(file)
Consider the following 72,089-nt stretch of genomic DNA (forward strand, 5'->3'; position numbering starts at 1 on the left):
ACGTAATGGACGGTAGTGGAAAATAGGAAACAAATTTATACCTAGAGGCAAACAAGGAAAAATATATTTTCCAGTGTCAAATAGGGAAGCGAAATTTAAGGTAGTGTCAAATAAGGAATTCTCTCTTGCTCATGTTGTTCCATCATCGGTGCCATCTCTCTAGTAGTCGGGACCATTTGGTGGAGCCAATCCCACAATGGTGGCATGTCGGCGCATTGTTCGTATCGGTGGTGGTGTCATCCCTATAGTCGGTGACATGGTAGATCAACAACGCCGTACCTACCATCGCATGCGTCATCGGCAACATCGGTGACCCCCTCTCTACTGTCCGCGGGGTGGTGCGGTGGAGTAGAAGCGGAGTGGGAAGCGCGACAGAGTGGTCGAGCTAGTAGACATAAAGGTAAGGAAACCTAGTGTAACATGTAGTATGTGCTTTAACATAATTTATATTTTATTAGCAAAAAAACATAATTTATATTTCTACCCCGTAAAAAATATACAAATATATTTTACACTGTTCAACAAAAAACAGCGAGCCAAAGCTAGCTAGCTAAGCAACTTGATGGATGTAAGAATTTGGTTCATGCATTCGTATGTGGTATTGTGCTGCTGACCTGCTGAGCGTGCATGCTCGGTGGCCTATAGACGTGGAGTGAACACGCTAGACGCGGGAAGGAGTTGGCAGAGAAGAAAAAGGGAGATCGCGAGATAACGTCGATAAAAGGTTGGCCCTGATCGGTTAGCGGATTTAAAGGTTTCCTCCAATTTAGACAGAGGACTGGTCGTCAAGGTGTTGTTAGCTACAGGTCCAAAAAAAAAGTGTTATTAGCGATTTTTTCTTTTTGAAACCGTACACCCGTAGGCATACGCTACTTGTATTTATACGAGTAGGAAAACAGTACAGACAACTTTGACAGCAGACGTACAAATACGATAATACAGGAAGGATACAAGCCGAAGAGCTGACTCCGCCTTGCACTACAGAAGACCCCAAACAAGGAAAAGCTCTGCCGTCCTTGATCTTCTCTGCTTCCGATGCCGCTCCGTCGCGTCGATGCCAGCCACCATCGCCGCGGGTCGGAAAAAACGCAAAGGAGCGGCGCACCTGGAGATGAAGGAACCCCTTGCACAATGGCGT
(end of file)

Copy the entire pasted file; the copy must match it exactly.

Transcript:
Consider the following 72,089-nt stretch of genomic DNA (forward strand, 5'->3'; position numbering starts at 1 on the left):
ACGTAATGGACGGTAGTGGAAAATAGGAAACAAATTTATACCTAGAGGCAAACAAGGAAAAATATATTTTCCAGTGTCAAATAGGGAAGCGAAATTTAAGGTAGTGTCAAATAAGGAATTCTCTCTTGCTCATGTTGTTCCATCATCGGTGCCATCTCTCTAGTAGTCGGGACCATTTGGTGGAGCCAATCCCACAATGGTGGCATGTCGGCGCATTGTTCGTATCGGTGGTGGTGTCATCCCTATAGTCGGTGACATGGTAGATCAACAACGCCGTACCTACCATCGCATGCGTCATCGGCAACATCGGTGACCCCCTCTCTACTGTCCGCGGGGTGGTGCGGTGGAGTAGAAGCGGAGTGGGAAGCGCGACAGAGTGGTCGAGCTAGTAGACATAAAGGTAAGGAAACCTAGTGTAACATGTAGTATGTGCTTTAACATAATTTATATTTTATTAGCAAAAAAACATAATTTATATTTCTACCCCGTAAAAAATATACAAATATATTTTACACTGTTCAACAAAAAACAGCGAGCCAAAGCTAGCTAGCTAAGCAACTTGATGGATGTAAGAATTTGGTTCATGCATTCGTATGTGGTATTGTGCTGCTGACCTGCTGAGCGTGCATGCTCGGTGGCCTATAGACGTGGAGTGAACACGCTAGACGCGGGAAGGAGTTGGCAGAGAAGAAAAAGGGAGATCGCGAGATAACGTCGATAAAAGGTTGGCCCTGATCGGTTAGCGGATTTAAAGGTTTCCTCCAATTTAGACAGAGGACTGGTCGTCAAGGTGTTGTTAGCTACAGGTCCAAAAAAAAAGTGTTATTAGCGATTTTTTCTTTTTGAAACCGTACACCCGTAGGCATACGCTACTTGTATTTATACGAGTAGGAAAACAGTACAGACAACTTTGACAGCAGACGTACAAATACGATAATACAGGAAGGATACAAGCCGAAGAGCTGACTCCGCCTTGCACTACAGAAGACCCCAAACAAGGAAAAGCTCTGCCGTCCTTGATCTTCTCTGCTTCCGATGCCGCTCCGTCGCGTCGATGCCAGCCACCATCGCCGCGGGTCGGAAAAAACGCAAAGGAGCGGCGCACCTGGAGATGAAGGAACCCCTTGCACAATGGCGT